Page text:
Protective effects of elevated anandamide on stress and fear-related behaviors: translational evidence from humans and mice

Abstract

Post-traumatic stress disorder (PTSD) is a common, debilitating condition with limited treatment options. Extinction of fear memories through prolonged exposure therapy, the primary evidence-based behavioral treatment for PTSD, has only partial efficacy. In mice, pharmacological inhibition of fatty acid amide hydrolase (FAAH) produces elevated levels of anandamide (AEA) and promotes fear extinction, suggesting that FAAH inhibitors may aid fear extinction-based treatments. A human FAAH 385C->A substitution encodes an FAAH enzyme with reduced catabolic efficacy. Individuals homozygous for the FAAH 385A allele may therefore offer a genetic model to evaluate the impact of elevations in AEA signaling in humans, helping to inform whether FAAH inhibitors have the potential to facilitate fear extinction therapy for PTSD. To overcome the challenge posed by low frequency of the AA genotype (appr. 5%), we prospectively genotyped 423 individuals to examine the balanced groups of CC, AC, and AA individuals (n = 25/group). Consistent with its loss-of-function nature, the A allele was dose dependently associated with elevated basal AEA levels, facilitated fear extinction, and enhanced the extinction recall. Moreover, the A-allele homozygotes were protected against stress-induced decreases in AEA and negative emotional consequences of stress. In a humanized mouse model, AA homozygous mice were similarly protected against stress-induced decreases in AEA, both in the periphery, and also in the amygdala and prefrontal cortex, brain structures critically involved in fear extinction and regulation of stress responses. Collectively, these data suggest that AEA signaling can temper aspects of the stress response and that FAAH inhibition may aid the treatment for stress-related psychiatric disorders, such as PTSD.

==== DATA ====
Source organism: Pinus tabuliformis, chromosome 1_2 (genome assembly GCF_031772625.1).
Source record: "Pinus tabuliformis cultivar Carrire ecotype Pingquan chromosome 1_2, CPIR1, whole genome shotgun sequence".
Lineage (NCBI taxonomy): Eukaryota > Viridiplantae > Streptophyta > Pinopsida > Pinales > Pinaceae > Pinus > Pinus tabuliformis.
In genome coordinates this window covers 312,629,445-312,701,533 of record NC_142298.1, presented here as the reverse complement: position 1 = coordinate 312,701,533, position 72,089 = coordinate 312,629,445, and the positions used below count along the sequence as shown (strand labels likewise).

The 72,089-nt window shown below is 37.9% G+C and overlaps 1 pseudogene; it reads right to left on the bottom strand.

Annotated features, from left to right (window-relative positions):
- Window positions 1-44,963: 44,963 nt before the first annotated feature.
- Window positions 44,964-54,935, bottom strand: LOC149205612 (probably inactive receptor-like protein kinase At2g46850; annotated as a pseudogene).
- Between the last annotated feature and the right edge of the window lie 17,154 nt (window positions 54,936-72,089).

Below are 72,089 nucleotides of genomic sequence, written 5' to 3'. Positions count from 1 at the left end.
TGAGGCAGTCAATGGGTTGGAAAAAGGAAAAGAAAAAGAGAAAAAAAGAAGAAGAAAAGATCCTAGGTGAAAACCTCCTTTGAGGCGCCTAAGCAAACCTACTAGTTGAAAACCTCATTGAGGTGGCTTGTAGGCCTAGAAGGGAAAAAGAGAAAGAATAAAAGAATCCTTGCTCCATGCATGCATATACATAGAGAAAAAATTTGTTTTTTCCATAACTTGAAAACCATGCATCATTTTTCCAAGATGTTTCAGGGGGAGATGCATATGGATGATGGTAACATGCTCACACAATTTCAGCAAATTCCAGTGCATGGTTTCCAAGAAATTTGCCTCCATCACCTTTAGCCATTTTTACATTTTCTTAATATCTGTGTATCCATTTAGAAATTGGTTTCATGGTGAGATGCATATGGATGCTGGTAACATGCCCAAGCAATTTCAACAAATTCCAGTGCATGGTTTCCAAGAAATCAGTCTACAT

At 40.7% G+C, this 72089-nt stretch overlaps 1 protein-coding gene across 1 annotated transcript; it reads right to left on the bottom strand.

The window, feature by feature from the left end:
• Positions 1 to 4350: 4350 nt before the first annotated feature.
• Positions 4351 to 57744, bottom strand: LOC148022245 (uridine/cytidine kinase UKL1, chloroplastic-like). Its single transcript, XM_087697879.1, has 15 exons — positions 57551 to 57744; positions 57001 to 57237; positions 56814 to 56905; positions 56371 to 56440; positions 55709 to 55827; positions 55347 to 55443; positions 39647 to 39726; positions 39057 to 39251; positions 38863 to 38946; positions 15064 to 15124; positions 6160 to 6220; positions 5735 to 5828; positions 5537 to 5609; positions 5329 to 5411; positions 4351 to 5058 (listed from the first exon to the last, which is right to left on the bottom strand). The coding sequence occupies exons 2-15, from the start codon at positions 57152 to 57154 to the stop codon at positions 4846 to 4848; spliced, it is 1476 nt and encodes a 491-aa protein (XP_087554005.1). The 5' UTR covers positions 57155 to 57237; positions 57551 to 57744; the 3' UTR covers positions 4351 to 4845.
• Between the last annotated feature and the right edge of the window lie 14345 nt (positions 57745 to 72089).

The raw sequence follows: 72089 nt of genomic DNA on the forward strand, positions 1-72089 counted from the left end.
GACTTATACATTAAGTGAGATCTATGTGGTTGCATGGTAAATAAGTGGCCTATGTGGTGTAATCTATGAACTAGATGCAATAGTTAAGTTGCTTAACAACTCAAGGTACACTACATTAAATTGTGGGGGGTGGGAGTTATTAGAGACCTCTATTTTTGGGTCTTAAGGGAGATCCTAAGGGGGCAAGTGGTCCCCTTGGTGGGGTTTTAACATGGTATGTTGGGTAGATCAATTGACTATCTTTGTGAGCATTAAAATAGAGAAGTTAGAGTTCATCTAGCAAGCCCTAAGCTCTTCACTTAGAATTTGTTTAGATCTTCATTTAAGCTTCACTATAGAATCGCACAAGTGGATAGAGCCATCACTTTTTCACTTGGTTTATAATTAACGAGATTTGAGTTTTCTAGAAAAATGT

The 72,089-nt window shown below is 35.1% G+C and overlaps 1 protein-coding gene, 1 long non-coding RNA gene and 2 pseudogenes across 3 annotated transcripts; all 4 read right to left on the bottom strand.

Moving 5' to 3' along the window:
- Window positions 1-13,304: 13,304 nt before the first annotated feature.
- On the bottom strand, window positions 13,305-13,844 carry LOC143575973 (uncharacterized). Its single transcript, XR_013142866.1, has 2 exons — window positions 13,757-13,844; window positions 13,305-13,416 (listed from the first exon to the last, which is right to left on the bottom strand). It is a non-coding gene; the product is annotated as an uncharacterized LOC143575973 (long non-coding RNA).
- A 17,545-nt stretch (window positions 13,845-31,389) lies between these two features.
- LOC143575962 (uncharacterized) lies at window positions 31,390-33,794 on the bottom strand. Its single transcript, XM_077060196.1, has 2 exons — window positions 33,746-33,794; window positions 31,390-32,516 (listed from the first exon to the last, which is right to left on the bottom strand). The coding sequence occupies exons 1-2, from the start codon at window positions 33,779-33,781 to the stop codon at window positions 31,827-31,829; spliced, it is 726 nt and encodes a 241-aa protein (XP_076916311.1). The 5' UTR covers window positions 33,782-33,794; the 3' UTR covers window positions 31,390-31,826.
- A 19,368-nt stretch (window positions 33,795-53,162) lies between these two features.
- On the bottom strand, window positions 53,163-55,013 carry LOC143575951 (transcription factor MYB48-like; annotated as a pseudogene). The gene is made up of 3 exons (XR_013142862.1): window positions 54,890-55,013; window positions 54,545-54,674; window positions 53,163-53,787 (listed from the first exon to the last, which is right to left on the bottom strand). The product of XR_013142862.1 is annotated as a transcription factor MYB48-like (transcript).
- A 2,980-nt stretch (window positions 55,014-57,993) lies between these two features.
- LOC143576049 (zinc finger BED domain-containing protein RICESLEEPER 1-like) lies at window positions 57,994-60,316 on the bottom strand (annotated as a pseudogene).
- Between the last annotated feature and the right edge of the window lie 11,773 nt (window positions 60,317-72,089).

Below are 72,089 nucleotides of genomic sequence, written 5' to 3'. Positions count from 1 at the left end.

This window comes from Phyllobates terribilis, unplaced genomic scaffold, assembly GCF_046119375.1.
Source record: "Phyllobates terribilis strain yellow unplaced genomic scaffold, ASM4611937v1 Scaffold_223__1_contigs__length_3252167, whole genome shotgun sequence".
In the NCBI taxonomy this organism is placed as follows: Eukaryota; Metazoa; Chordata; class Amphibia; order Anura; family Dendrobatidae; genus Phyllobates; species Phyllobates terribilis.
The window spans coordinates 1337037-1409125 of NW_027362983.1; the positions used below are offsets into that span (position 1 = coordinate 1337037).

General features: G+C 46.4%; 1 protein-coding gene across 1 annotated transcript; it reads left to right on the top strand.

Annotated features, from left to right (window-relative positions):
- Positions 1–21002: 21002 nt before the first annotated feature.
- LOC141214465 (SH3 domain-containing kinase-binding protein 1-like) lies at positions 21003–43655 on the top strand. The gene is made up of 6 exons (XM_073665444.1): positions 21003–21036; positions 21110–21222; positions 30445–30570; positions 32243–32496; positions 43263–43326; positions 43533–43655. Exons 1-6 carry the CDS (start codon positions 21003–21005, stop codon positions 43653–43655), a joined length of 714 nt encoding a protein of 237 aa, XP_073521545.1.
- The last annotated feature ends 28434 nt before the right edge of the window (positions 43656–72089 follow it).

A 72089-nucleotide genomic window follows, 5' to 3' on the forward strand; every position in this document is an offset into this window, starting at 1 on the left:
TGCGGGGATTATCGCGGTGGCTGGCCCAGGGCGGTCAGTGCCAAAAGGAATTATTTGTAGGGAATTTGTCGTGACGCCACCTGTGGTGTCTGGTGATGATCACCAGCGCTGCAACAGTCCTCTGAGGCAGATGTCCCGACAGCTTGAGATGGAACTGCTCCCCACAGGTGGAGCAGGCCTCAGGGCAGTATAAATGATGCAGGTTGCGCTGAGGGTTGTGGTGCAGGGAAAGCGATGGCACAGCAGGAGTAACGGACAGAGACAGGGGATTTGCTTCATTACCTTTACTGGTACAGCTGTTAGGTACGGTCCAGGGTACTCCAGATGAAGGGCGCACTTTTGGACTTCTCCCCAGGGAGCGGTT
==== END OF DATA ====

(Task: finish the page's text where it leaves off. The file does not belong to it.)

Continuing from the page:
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Acknowledgements

The authors are grateful to Åsa Axén and Gisela Öhnström for their invaluable effort in participant screening, Matilda Areskoug for aid in data collection, and Dr. Margaret Wardle for continued technical assistance. The authors would like to acknowledge the Southern Alberta Mass Spectrometry Centre, located in and supported by the Cumming School of Medicine, University of Calgary, for their services in targeted liquid chromatography tandem mass spectrometry. This work was funded by the Swedish Research Council grant 2013-7434 to MH and grants from the Canadian Institutes of Health Research (CIHR) to MNH. HAV is a Vanier Scholar (CIHR) and receives studentships from the Alberta Innovates and BranchOut Neurological Foundation and GB is a Killam Scholar (CIHR).

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Correspondence to Markus Heilig.

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MNH receives salary support from CIHR in the form of a tier II Canada Research Chair. MNH has done consulting for both Pfizer and GW Pharmaceuticals.

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Mayo, L.M., Asratian, A., Lindé, J. et al. Protective effects of elevated anandamide on stress and fear-related behaviors: translational evidence from humans and mice. Mol Psychiatry 25, 993–1005 (2020). https://doi.org/10.1038/s41380-018-0215-1

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